U.S. forces conducted a series of airstrikes against several Islamic State targets in Libya, including the two tanks that were targeting citizens and Libyan forces.
The five strikes took place Monday in and around targets located in Sirte, ISIS’s de facto Libyan capital located along the country’s northern coastline. One of the primary targets was an ISIS T-72 tank hidden between trees and buildings in the al-Dular neighborhood.
ISIS “had used it repeatedly to beat back [government] GNA forces, against civilians,” said Navy Capt. Jeff Davis, during a press briefing at the Pentagon Tuesday, “and it represented a challenge and a problem for [GNA fighters] to be able to get into the city.”
GNA, or the Government of National Accord, is the U.N. and U.S.-backed Libyan government created earlier this year. GNA Prime Minister Fayez al-Sarraj and his cabinet based themselves in Tripoli on March 30 and have been attempting to destroy ISIS ever since.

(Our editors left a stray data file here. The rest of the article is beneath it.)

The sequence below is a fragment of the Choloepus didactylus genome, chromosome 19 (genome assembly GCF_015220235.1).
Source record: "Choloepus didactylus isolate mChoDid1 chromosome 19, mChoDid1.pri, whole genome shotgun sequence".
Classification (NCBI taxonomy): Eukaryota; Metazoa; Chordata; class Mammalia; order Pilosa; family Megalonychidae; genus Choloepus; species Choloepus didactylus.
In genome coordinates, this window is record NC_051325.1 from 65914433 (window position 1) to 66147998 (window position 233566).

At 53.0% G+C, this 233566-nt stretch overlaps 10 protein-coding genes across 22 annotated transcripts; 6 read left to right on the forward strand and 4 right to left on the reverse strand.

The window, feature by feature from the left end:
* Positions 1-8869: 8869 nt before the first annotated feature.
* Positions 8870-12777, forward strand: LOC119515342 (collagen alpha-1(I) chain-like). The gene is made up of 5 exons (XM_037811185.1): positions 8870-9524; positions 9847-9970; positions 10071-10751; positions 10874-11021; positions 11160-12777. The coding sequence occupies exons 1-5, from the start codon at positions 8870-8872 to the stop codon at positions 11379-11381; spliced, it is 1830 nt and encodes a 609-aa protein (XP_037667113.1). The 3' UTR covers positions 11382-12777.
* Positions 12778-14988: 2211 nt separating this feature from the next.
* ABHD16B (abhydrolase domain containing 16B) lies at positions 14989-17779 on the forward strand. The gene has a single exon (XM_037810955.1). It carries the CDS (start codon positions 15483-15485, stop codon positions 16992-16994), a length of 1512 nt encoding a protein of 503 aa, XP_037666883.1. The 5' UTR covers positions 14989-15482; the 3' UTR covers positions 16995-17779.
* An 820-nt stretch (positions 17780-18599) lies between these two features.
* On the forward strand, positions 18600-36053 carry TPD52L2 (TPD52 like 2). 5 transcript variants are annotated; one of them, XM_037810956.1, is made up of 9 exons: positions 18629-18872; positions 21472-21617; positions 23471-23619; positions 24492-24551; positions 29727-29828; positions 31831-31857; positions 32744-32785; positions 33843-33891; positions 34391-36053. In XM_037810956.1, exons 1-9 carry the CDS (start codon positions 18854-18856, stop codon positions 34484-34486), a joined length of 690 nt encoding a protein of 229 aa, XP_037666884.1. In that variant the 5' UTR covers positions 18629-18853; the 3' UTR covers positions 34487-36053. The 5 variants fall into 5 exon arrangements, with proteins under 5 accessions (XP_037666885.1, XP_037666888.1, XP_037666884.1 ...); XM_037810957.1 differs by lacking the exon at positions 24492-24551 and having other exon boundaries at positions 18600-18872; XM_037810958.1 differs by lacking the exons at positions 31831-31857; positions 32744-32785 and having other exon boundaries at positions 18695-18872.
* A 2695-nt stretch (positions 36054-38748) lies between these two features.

GNA forces were able to push into al-Dular shortly after the T-72 was destroyed. The airstrikes also destroyed a second T-72, two military vehicles, a fighting position, and two construction vehicles.
Davis insisted that the new airstrikes were conducted at the request of the GNA, and will be limited to aiding the retaking of Sirte from ISIS.
“This is a finite period of time and a very finite mission,” Davis said, insisting the operations would likely last weeks, as opposed to months. He noted that while the U.S. has counter-terrorism authority to strike ISIS, the current mission is a support mission separate from counter-terror operations.
It was believed that ISIS had as many as 5,000 fighters in Libya at the beginning of this year. Davis was unable to give an exact figure as to how many fighters remain in Sirte at present, but the Pentagon estimated less than 1,000 terrorists remain in the city.
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